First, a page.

Since I was out in Suginami this morning, I had the rather nostalgic experience of being packed on a rush hour train this morning on the way into Tokyo. Nothing like standing so close to people that your feet are about three inches to the right of your center of gravity while you're holding a backpack in front of you with four people pressed in on every side. But it wasn't packed quite tight enough...the danger of falling over was real. ;-)
Friday mornings are a nice break from the norm...a Bible study of Isaiah with a couple friends and then Japanese class. Japanese class today was pretty difficult...our sensei has finally understood that, when she reviews concepts with us, she will find out how much we didn't manage to memorize the first time. I walked back home from Japanese class too tired to even get lunch and just read and napped for awhile.
Tomorrow is Etsuko's birthday, so I bought two special small cakes and brought them with me. We had a nice time talking over tea and cake. I've gradually come to understand that Etsuko is pretty much my adopted Japanese mother, and I am pretty much her adopted American daughter. We take care of each other.
Tonight for Christianity Today we were supposed to talk about David dancing and worshiping in front of the ark of the covenant, but we never actually managed to crack the Bible because we never got past the opening question of "What do you think worship is?" I let them talk for maybe 20 minutes in small groups because it was just too good. In the back of the room, a near retirement age Christian woman who seems to emit peace into any situation was carefully explaining the rituals of a worship service to a non-Christian woman, who was listening with a kind of fixed attentiveness that I don't usually see in her. To my left, an older Catholic doctor and a college aged girl were comparing their feelings of something beyond themselves in nature. To my right a Christian woman from Germany and two non-Christians (both so close to the line that when the Holy Spirit so much as hiccups they're going to go toppling into Christianity) were talking about the necessity for praising God for keeping our eyes fixed on Him in our daily lives. One of these "non-Christians" said, "The best way to praise God is to pray...but I don't pray very often." I praise God often for the students who bring raw honesty into my class. This same "non-Christian" said later on, "The best way to praise God must be by loving other people."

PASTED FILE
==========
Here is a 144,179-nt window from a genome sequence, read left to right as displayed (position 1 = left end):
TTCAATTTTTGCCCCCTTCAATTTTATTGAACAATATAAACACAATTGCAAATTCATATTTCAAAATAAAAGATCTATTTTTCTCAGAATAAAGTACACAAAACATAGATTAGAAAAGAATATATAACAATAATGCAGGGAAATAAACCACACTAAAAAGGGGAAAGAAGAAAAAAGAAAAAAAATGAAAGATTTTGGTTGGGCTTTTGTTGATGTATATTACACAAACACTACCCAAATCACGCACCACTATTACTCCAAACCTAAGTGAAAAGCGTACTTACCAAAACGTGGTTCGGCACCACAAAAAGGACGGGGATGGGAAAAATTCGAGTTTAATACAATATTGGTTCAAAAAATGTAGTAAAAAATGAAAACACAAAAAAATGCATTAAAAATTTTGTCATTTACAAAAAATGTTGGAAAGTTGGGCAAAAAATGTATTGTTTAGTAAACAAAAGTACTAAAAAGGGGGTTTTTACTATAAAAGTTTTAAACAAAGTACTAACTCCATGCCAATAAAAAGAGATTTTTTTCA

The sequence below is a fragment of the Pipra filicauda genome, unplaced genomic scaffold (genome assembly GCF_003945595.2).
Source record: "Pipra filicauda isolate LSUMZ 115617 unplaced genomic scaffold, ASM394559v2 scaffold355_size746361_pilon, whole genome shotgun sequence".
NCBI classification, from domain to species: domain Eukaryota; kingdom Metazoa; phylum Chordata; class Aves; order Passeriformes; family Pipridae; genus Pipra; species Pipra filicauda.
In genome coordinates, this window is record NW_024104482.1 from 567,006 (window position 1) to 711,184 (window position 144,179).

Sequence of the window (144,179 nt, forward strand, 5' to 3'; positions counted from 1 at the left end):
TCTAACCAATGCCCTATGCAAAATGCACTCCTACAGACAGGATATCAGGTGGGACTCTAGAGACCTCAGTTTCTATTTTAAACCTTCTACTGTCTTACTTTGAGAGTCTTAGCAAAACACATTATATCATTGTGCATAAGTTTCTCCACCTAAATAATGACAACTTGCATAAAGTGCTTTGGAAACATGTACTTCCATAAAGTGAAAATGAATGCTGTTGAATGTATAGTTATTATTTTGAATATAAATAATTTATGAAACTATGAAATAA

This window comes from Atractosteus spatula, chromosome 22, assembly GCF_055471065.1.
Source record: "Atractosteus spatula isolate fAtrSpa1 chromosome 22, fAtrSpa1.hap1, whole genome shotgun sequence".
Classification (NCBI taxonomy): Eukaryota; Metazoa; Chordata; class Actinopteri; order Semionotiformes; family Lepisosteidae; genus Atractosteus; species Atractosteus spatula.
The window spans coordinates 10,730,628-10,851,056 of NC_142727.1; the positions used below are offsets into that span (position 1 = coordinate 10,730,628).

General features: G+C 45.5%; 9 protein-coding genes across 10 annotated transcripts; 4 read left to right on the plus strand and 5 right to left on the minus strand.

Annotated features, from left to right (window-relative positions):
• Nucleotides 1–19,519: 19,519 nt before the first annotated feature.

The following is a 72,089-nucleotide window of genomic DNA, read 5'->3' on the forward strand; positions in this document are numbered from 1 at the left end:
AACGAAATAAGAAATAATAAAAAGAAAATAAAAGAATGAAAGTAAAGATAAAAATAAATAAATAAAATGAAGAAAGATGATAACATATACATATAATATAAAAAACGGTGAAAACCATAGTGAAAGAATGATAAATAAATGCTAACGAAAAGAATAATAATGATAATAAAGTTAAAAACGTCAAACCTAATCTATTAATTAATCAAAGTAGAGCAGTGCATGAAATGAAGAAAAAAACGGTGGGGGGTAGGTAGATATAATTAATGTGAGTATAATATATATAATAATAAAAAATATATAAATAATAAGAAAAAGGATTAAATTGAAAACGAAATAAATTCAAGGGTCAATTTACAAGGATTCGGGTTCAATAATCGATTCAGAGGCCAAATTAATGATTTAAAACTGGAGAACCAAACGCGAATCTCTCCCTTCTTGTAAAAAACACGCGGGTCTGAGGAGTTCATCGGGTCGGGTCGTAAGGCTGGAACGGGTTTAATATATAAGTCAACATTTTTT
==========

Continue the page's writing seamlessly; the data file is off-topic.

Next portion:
Every last Friday of the month our Coffee Hour topic is a Bible topic. This week we were talking about forgiveness. I was astounded once again at our students willingness to share very openly. Two things from the evening were particularly striking.
Our older Catholic doctor shared a story about forgiving his teenage son. He said that his son had been very upset after school one day and had gone into a room and broken something. He had been ready to be very angry with his son, but his wife pulled him aside and explained that the son was going through some really tough times at school. What really struck me was that the man decided to apologize, but he said, "I thought a father shouldn't have to do such a thing to his son [as apologize] because he should be respected by [his son]." Then he described how the apology really shocked his son, and it was the beginning of a new relationship between them that they had never had before. He said it was the first time that he really understood God's forgiveness of us as well.
I was also really struck by two of my "on the line pre-Christians" who are the pair I've mentioned before that I am trying to pray for daily. Both of them shared very independent stories, but both said the same thing. "Being forgiven means there is meaning to my existence." A gallop poll of Japanese teens found that 85% wonder why they exist...contrast that to the same poll done in America, where the number was 22%. I was fascinated by this link between being forgiven and purpose.